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October 15, 1993     The Message
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October 15, 1993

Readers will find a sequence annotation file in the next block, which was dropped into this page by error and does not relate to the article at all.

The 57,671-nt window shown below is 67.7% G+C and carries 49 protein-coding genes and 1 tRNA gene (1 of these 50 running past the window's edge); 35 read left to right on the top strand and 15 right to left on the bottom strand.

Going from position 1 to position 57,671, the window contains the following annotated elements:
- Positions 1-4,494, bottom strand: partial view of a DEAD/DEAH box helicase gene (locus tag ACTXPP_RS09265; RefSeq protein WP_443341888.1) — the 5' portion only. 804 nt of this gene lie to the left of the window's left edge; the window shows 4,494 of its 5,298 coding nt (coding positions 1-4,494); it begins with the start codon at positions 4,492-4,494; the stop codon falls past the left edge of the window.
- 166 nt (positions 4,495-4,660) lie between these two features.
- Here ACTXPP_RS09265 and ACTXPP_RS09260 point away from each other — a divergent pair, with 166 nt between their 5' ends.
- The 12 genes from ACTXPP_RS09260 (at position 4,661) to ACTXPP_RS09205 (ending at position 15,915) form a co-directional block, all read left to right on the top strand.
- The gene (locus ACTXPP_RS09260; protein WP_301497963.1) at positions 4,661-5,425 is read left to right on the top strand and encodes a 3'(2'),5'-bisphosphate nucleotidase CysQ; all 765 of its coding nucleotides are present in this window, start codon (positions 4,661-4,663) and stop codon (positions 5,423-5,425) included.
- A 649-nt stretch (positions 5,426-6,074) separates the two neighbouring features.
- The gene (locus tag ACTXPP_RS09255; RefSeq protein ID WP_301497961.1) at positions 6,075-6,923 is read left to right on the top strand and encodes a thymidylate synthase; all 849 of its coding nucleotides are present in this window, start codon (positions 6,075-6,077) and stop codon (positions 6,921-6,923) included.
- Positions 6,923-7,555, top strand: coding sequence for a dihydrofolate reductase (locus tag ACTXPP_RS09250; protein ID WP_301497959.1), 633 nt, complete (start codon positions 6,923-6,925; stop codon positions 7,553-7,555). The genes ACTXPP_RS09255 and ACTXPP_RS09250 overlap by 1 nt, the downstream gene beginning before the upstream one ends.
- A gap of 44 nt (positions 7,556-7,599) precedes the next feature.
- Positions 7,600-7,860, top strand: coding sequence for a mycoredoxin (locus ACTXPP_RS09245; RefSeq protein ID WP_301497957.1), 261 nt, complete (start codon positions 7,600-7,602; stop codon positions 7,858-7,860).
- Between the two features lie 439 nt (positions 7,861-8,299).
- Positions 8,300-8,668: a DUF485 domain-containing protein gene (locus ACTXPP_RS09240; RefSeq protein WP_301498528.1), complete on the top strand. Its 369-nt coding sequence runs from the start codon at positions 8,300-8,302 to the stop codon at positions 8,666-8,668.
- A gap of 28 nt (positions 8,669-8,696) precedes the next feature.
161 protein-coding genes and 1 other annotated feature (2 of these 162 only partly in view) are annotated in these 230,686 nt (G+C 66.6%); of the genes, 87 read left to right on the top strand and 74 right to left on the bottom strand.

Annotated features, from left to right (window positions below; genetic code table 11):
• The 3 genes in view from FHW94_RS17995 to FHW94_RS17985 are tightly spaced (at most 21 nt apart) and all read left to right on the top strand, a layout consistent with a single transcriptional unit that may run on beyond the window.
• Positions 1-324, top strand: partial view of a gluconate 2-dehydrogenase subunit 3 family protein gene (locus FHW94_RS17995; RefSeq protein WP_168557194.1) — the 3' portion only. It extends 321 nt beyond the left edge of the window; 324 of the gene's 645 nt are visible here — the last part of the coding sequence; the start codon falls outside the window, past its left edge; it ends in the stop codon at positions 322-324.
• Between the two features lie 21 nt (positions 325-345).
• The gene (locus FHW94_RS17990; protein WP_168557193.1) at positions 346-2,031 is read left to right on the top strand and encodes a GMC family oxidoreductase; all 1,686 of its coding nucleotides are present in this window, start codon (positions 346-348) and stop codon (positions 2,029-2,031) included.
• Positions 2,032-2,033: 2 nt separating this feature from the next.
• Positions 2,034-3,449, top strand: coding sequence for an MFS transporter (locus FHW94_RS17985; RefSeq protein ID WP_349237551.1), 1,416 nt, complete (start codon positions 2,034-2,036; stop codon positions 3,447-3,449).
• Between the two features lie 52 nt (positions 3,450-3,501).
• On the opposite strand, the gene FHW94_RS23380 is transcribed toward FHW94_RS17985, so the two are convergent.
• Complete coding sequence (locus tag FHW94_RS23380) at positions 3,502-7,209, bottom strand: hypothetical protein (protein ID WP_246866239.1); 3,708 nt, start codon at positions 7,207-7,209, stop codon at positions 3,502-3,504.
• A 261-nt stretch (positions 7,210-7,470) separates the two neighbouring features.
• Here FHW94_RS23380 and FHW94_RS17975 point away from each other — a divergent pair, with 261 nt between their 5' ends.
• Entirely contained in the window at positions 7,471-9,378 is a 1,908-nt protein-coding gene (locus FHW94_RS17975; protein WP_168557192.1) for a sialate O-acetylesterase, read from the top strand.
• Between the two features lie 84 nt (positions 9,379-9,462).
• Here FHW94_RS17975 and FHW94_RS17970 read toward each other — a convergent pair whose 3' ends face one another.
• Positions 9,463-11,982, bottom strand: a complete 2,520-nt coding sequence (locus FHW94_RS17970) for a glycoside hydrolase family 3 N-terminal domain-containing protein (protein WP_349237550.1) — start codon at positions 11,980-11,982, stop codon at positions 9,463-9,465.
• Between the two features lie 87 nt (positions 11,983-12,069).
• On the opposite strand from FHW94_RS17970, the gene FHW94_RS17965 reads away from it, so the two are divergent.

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The Message -- for Catholics of Southwestern Indiana October Perspective-- Our schools are part of the life of our church Not all scores are alike. What works in basketball may not apply to school tests. But an understand- ing of sports statistics may help us understand the statistics released for the Scholastic Aptitude Test -- the SAT. The scores seem fairly simple. One number is higher than an- other, and except for golf, high scores are usually better than lower scores. There has been some reluc- tance in the Catholic high schools about releasing the information not because the scores are high or low, but because the numbers by themselves do not tell the whole story. ttigher is better, but you can't just compare any two numbers nd say the higher one is better. Before I can judge that three is better than one, I have to know what we are talking about. One half is more valuable than three tenths, if we are talking about dollars. Three runs are better than one in By PAUL R. LEINGANG EDITOR baseball. With that in mind, here's a long look at the SATs from a basketball perspecti;ce. Take the top five basketball players in any high school. Have them each shoot a hundred free throws. On the average, how would they do? Sixty-five percent? Eighty- five percent? They should shoot a pretty high percentage. Take the whole team. Have each of them shoot a hundred free throws. How would they do? Forty- five percent? Fifty-five percent? Take the whole school -- the kids who play other sports, the academic achiev- ers, the cheerleaders, everybody. Have each one shoot a hundred free throws. How would they do? It makes no difference that one kid is a na- tional merit scholar and another is the top wrestler in his weight class. This is a test for shooting free throws. You get the idea. At Mater Dei, for example, percent of the students take the SAT. Their scores this past year were "low" in comparison the averages at other schools. But 92 percent students at most other schools do not take Let's go back to our basketball example other comparison. Shooting free throws may be measure of a player's ability. But if the players spent every practice session on free throws no time on play execution or any other aspect game -- what kind of success would you have? Teaching kids how to take the test may their SAT scores -- but it doesn't improve their scholastic aptitude. Don't get me wrong. A high average SAT would be something I would like to brag about but high scores can't be the only aim of our hi schools. Our schools are part of the life of our involved in passing along our faith and tions, preparing young persons for life in the Catholic community and in the world around ,,,, Washington Letter The return of Haiti's president: Heralded by violence and ho By PATRICIA ZAPOR Catholic News Service WASHINGTON (CNS) -- Dozens of religious activists have launched a human rights vigil in Haiti, hoping to smooth the path for the Oct. 30 return of the country's deposed presi- dent. Waves 'of violence have marked the months since an agreement was reached for Fa- ther Jean-Bertrand Aristide to resume his position as the country's first democratically elected president. He was ousted in a 1991 coup and has been living abroad while terms for his return were negotiated. Another Haitian priest and friend of Father'Aristide sees the next few weeks as critical to their country and said he wishes people of the United States and in the church would "do their homework" and pay attention to events in Haiti. More than 100 people have been killed since July 3, when a United Nations accord was signed outlining steps for Fa- ther Aristide to go home. "The situation there is prob- ably as violent as I've seen anywhere," said Detroit Auxil- iary Bishop Thomas J. Gum- i; I The MESSAGE 4200 N. Kentucky Ave. Evansville, IN 47720-0169 Weekly newspaper of the Diocese of Evansville P uDlished weekly except last week in December by the Catholic Press of Evansville P .............. Bop Gerad A. Gettenger for ............................................ Paul Leingang to" .................................. .Amy H0usman Aerlsing .................................... Pau New, and $taJff writer ............................ Mary Ann Hughes Address all communications to P.O. Box 4169. EvartsvilIe, IN 47724o0169 Subscription rate: $12.00 per year Single Copy Price: $.50 Entered as 2nd class matter at the post office in Evansville, IN 47701. Publica- tion number 843800. Postmaster: Return POD forms 3579 to Office of Publcation  lg93 C]of Press ot Evane bleton, who returned from Haiti Oct. 1. Attacks by mili- tary personnel and "attaches" affiliated with Port au Prince police chief Michel Francois have been blatant. "Even ordi- nary people on the street are killed, for no apparent reason," he said. As the Oct. 15 deadline ap- proached for army chief Lt. Gen. Raoul Cedras to step down, pro-military gunmen and Francois' attaches have tried to enforce a general strike with gunfire; blocked for three weeks attempts by the elected government to regain control of state news media; at- tacked a judge and the home of the capital's mayor; and assas- sinated an outspoken sup- porter of Father Aristide while he attended Mass. Fearful that attempts to dis- rupt the process will prevent I October 15, 1993 Statement of Ownership, Manage- ment and Circulation. (Act. of Aug. 12, 1970: Section 3685. Title 39. United States Code.) The office of publication and general business office of the Message is lo- cated at 4200 N. Kentucky Ave., Evans- ville, Indiana 47724-O169. PubJisher: Most Rev. Gerald A. Get- telfinger, 4200 N. Kentucky Ave., Evans- vi)le, Indiana 47724-0169. Editor: Paul R. Leingang, 4200 N. Kentucky Ave., Evansville, Indiana 47724-0169. Owner: Catholic Press of Evansville, Inc., 4200 N. Kentucky Ave., Evansville, Indiana 47724-0169. The purpose, function and non-profit status of this organization and the ex- empt status for Federal income tax pur- poses have not changed during the pre- ceding 12 months. Average number of copies printed (net press run) of each issue during the preceding 12 months (Oct. 1, 1992- Sept. 30, 1993) - 14,197; actual number of copies printed Sept. 24, 1993 - 10,460. Average number of mail subscrip- tions which constitutes the total paid cir- culation - 14,009; actual number for Sept. 24, 1993 - 10,281. Average number of samples, compli- mentary and other free copies - 75; ac- tual number for Sept. 27, 1991 - 75. Average number for office use, left over, unaccounted or spoiled after print- ing - 104; actual number on Sept. 27, 1991. 104. I I IIII Father Aristide's return, a coalition of human rights groups organized Cry for Jus- tice, placing international ob- servers in trouble spots around the country for periods of two weeks or longer. Among orga- nizations on the steering com- mittee are Pax Christi USA, Sojourners, the Washington Office on Haiti and the Christ- ian Peacemaker Teams. Co- sponsors include the Leader- ship Conference of Women Religious, the Maryknoll Fa- thers and Brothers, the Quixote Center, Benedictines for Peace and the Conference of Major Superiors of Men. Sponsors hope the presence of non-Haitians will deter fur- ther violence by Father Aris- tide's opponents and that pub- licity about attacks will encourage the international community to take a firmer hand in dealing with the de facto rulers. Bishop Gumbleton joined the first of those teams, visiting Haiti for the Sept. 30 anniver- sary of the coup. He found, despite the wave ofviolence, the people of Haiti are optimistic that Cedras will step down as scheduled and that the return of their presi- dent will put the country back on a path of justice. i Particularly since the mur- der of Antoine Izmery at Sacre Couer Church on Sept. 11, priests and other church work- ers are "traumatized yet deter- mined. Everyone is simply liv- ing on hope," Bishop Gumbleton said. Izmery was pulled from a Mass marking the anniversary of a 1988 massacre and killed just outside the building by men known to be in the mili- tary. Holy Ghost Father Antoine Adrien, a friend of Father Axis- tide and former head of his re- ligious order in Haiti, was at the Mass where Izmery was killed. Like others in the church that day, he was stunned by the boldness of the attack, he said. Bishop Gumbleton was among participants at a memo- rial liturgy held where Izmery was killed. Besides the Ameri- cans, only a few of Izmery's rel- atives attended because the event was watched closely by the military, he said. "It was the most horrible ex- perience," said Bishop Gumble- ton. "We walked out on the street and blessed the ground where he was slain -- the bloodstains were still there." International intervention such as the Cry for Justice campaign is essential to mak- ing it possible for the president to return, said Father Adrien. As a small nation with few eco- nomic assets, Haiti gets little respect from larger countries, For example, even though President Clinton supports Fa- ther Aristide's return to office, "the United States is not talk- ing with one voice," believes Father Adrien. He said officers military attended school at the U.S. in Fort Benning, Ga., and some were there  cently as the previous! "How are you going those people they backing in the United The reluctance of church hierarchy to s FatherAristide Adrien, particularl the priest was elected huge majority in a that is 90 percent "All the Christian upside down," Father: said. "We are to the Gospel at all realistic' they call it. takes too much build a world with blance of what the wants of us. Bishop's sched The following activities and events are listed schedule of Bishop Gerald A. Gettelfinger.